Withdrawing from alcohol addiction safely
Alcohol addiction does not happen overnight. Physical dependency on alcohol makes somebody an alcoholic. For instance, if they suffer from alcohol cravings and are drinking more each time to feel the effect, then they are considered an addict, and sadly 10% of those who drink end up as alcoholics.
When struggling with addiction, sobriety can seem almost impossible, but please know that help is always nearby, and that change is always possible with the correct guidance and support.
When trying to overcome alcohol addiction, reducing alcohol intake gradually is hugely important. As tempting as it might be to try to give it up all in one go, going completely cold turkey can actually do the body more harm than good.
Addiction is a dangerous road to go down, as it affects the body and mind in extreme ways. The condition itself and the journey to recovery can be exhausting and emotionally challenging.
Alcohol withdrawal is the biggest thing people fear when giving up alcohol. Withdrawal happens when the body reacts to a decrease in the amount of alcohol in which the person is consuming. This can cause the body to react badly, as it has become so dependent on the alcohol that it becomes unsure of how to function without it.
These symptoms can be anything from headaches and anxiety, to hallucinations and epileptic fits, and can occur only six hours after a person consumes their last drink.
Each person will react differently to alcohol withdrawal, and symptoms are dependent on certain factors, such as the amount they normally consume, how long they have been drinking for and their medical history. The extreme symptoms, such as clinical depression, epileptic fits, paranoia and hallucinations can occur if the patient has been heavily dependent on alcohol for a very long time.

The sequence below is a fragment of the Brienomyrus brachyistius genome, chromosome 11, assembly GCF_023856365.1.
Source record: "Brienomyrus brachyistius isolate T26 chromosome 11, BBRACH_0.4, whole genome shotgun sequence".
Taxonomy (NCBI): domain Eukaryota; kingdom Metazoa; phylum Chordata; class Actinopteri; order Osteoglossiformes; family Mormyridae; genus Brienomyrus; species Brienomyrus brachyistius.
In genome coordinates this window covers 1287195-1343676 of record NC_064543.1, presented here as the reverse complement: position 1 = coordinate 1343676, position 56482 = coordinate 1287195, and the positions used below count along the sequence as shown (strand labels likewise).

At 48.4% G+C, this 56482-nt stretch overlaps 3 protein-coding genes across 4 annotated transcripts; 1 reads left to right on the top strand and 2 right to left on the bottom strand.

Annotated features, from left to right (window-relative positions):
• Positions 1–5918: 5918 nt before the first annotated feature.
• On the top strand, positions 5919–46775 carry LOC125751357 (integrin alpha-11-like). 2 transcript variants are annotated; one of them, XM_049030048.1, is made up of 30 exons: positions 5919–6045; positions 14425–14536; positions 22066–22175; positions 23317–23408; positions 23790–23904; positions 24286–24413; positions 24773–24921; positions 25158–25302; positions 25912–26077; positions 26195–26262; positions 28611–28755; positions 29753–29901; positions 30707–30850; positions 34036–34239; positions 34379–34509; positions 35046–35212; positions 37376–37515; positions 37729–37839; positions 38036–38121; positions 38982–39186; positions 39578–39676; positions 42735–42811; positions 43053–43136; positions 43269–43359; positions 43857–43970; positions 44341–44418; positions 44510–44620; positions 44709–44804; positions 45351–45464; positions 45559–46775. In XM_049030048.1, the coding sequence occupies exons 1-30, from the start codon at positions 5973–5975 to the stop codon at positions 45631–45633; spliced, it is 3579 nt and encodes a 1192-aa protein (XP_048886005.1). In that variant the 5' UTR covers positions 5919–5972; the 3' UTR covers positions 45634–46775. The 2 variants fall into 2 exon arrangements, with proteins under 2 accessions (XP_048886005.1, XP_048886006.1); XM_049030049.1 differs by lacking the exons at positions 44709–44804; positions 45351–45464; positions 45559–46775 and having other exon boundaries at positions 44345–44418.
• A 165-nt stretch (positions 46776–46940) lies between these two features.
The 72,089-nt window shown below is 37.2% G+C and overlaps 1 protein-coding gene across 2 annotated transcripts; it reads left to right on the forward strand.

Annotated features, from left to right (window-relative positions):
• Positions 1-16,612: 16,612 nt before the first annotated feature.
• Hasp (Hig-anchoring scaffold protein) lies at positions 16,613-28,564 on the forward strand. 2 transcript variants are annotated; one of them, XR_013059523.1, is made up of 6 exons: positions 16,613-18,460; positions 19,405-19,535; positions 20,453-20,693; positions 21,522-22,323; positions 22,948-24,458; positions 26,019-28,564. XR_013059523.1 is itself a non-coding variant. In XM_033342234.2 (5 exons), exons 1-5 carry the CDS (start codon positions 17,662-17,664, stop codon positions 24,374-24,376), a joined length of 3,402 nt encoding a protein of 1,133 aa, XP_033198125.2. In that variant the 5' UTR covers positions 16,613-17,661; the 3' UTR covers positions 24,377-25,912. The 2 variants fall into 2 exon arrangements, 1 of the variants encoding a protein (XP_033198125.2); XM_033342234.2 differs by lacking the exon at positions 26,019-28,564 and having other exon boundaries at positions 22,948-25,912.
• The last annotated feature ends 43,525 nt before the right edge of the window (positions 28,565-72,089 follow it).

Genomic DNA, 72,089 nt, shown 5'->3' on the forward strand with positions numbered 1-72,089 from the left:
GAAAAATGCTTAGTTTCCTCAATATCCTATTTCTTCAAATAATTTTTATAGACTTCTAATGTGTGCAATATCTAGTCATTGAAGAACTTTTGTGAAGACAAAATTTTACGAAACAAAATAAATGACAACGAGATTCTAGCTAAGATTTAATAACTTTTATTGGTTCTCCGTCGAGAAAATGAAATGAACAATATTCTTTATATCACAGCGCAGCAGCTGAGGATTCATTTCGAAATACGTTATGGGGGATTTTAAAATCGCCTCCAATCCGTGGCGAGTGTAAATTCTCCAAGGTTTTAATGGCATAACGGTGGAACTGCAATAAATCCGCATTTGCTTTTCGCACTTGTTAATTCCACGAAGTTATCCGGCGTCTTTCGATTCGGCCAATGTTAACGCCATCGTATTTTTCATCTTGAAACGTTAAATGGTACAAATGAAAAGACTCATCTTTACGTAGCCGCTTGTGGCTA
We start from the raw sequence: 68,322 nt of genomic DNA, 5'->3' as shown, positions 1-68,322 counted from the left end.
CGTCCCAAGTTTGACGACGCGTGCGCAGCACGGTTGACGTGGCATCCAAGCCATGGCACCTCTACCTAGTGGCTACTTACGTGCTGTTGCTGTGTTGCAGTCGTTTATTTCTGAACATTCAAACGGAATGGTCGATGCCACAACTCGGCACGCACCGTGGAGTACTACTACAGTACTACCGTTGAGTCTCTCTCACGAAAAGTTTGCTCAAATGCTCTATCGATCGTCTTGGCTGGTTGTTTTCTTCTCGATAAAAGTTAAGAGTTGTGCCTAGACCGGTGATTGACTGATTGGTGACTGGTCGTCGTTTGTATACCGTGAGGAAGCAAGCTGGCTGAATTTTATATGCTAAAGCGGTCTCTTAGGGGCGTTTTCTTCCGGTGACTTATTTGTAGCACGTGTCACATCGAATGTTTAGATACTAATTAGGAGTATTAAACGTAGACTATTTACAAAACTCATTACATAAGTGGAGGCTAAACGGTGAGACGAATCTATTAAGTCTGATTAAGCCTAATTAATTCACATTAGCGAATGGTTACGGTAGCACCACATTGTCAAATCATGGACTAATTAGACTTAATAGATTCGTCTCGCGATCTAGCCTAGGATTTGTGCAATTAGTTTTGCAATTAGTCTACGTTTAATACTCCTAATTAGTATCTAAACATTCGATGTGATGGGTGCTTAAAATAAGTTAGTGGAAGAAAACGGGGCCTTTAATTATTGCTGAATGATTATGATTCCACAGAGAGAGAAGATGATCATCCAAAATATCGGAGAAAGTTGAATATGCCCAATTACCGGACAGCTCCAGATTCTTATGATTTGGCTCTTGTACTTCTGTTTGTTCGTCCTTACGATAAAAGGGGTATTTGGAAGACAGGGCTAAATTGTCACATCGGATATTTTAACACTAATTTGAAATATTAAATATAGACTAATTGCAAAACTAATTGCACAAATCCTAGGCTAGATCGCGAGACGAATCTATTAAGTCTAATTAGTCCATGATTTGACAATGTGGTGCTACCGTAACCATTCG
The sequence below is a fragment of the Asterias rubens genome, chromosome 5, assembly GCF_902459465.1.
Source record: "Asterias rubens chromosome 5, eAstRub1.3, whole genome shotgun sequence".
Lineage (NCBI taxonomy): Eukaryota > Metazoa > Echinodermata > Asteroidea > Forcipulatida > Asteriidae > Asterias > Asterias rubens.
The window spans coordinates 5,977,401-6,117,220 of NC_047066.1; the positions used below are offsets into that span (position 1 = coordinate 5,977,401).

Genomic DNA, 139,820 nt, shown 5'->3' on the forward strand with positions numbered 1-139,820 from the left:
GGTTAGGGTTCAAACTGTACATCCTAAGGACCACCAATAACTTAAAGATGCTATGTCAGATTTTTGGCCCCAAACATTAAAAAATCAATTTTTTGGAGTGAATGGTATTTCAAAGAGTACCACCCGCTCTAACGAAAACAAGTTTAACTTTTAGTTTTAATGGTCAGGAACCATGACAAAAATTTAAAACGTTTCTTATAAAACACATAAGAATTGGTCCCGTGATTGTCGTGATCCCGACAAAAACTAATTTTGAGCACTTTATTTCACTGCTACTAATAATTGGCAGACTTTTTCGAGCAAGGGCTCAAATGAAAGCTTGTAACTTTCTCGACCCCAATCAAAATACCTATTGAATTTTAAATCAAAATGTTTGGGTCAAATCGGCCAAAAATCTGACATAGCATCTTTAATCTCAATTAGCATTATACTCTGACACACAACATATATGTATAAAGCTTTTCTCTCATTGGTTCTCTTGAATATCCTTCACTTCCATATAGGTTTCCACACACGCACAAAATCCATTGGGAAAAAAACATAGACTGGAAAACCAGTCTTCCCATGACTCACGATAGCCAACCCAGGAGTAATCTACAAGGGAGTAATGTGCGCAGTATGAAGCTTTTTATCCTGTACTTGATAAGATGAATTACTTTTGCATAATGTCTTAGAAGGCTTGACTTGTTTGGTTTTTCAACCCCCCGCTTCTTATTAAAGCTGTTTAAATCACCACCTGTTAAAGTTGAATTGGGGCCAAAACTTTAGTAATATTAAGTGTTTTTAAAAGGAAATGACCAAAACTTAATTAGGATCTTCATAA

Under the observation and care of the best rehabilitation centres, a patient’s treatment is carefully planned and monitored, ensuring the most effective and comfortable journey for them.
Recovery tends to start with alcohol detox, followed with alcohol rehab. The idea of the detox is to cleanse the body from alcohol, following with rehab pin-pointing why they turned to alcohol in the first place. This method is also used to build up strength against relapse.
Both stages of recovery are hugely important in this situation. The idea is that they work together to help recover and rebuild the mind and body. When it comes to alcohol addiction, both mind and body are taken over, which means withdrawal can be a challenging process. The physical damage must be fixed initially, so that the body is strong enough to recover mentally.
A lot of the time the detox part of recovery is very difficult, and can even be dangerous, which is why it is recommended to seek professional help to guide you throughout this journey effectively.
Full withdrawal from alcohol will not happen immediately if done safely. It can take weeks or months depending on the severity of the addiction. The physical symptoms will diminish first, and normally so after a week or two. The psychological symptoms tend to last longer, so it is important to get therapy to help with this too, which in turn will help avoid relapse.
Please note that this is not written from a medical point of view, and that if you are looking to overcome alcohol addiction, you should seek professional help.